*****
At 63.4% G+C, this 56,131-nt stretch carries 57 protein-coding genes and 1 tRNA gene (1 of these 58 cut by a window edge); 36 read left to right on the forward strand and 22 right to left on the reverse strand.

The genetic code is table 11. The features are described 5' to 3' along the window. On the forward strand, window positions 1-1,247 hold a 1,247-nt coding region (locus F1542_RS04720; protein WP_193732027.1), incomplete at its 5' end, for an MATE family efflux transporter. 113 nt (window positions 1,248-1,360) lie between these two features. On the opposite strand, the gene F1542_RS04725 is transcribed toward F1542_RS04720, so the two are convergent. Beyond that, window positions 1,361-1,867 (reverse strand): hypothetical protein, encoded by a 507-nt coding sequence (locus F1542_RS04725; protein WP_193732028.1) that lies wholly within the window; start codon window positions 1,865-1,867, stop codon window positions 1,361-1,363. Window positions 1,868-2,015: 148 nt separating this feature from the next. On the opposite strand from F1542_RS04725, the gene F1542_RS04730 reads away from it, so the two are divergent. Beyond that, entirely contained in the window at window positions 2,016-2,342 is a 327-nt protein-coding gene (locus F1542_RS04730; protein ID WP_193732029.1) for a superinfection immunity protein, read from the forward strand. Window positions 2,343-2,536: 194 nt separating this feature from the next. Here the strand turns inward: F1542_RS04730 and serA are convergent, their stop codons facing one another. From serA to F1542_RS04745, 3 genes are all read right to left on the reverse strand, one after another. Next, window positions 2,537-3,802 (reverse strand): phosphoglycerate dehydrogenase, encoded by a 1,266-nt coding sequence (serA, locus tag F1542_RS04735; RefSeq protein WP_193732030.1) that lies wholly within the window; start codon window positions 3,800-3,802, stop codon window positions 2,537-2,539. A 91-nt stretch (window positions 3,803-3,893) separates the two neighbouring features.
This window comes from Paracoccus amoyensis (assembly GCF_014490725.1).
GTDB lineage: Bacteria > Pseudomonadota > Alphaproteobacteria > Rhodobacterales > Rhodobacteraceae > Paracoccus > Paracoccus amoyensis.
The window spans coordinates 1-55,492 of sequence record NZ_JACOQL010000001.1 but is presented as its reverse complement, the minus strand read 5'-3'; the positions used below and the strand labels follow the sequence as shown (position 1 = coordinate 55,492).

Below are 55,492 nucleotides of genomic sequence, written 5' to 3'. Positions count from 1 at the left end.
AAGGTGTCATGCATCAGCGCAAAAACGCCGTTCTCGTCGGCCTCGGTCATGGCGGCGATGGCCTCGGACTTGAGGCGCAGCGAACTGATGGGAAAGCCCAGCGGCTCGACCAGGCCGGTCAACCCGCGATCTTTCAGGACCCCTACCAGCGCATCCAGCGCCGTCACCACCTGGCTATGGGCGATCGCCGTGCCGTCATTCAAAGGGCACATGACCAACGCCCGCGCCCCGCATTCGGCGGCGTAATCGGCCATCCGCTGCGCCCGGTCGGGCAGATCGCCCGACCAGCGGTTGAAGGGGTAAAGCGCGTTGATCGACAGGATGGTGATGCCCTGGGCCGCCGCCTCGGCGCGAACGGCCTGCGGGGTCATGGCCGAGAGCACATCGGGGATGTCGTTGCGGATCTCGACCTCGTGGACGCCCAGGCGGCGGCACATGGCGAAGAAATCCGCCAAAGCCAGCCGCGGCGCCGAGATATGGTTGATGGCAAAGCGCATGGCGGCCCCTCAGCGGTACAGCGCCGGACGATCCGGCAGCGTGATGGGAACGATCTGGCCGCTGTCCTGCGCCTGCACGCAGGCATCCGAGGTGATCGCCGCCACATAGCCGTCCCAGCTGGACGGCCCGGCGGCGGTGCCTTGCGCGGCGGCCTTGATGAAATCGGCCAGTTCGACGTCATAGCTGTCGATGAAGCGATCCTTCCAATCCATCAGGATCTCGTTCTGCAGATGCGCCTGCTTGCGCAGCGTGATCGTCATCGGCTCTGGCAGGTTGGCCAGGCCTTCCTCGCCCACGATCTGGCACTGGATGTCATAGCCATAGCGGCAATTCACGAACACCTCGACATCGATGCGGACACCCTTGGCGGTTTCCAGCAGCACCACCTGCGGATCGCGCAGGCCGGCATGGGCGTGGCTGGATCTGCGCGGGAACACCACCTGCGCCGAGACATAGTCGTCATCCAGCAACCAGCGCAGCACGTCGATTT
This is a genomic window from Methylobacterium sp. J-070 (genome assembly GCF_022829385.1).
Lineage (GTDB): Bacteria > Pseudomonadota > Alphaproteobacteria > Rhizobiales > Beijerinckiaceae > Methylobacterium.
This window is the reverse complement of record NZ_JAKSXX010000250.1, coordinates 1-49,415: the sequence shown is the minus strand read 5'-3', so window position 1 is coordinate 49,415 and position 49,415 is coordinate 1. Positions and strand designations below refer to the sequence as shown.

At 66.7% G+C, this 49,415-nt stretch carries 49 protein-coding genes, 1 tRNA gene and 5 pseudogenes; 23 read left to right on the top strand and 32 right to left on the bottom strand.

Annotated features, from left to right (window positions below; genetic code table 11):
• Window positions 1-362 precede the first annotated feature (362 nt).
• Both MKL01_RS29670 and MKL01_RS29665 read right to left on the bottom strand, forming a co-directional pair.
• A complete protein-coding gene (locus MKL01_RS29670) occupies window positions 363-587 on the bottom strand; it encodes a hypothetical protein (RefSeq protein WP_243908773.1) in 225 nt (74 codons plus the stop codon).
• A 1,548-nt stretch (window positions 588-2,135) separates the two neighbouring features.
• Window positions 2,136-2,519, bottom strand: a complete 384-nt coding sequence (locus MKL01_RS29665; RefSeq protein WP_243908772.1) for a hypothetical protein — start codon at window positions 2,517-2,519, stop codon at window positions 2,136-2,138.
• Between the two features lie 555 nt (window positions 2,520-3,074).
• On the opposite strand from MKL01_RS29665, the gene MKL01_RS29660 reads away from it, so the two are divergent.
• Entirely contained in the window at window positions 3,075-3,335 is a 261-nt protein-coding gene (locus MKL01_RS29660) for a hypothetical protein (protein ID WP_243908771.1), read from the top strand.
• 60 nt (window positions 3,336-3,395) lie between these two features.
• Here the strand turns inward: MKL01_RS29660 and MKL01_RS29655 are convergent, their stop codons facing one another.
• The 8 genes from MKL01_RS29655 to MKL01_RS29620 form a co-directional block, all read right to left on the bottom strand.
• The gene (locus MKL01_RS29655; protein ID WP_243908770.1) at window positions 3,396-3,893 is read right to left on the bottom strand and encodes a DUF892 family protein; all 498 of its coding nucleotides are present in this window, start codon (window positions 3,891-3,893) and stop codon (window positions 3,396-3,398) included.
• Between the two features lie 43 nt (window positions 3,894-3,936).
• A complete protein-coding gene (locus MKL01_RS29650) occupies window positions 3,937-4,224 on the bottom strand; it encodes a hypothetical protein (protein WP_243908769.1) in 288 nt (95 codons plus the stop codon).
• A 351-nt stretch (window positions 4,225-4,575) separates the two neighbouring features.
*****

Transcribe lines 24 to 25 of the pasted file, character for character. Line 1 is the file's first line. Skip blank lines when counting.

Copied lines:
• The gene (locus MKL01_RS29655; protein ID WP_243908770.1) at window positions 3,396-3,893 is read right to left on the bottom strand and encodes a DUF892 family protein; all 498 of its coding nucleotides are present in this window, start codon (window positions 3,891-3,893) and stop codon (window positions 3,396-3,398) included.
• Between the two features lie 43 nt (window positions 3,894-3,936).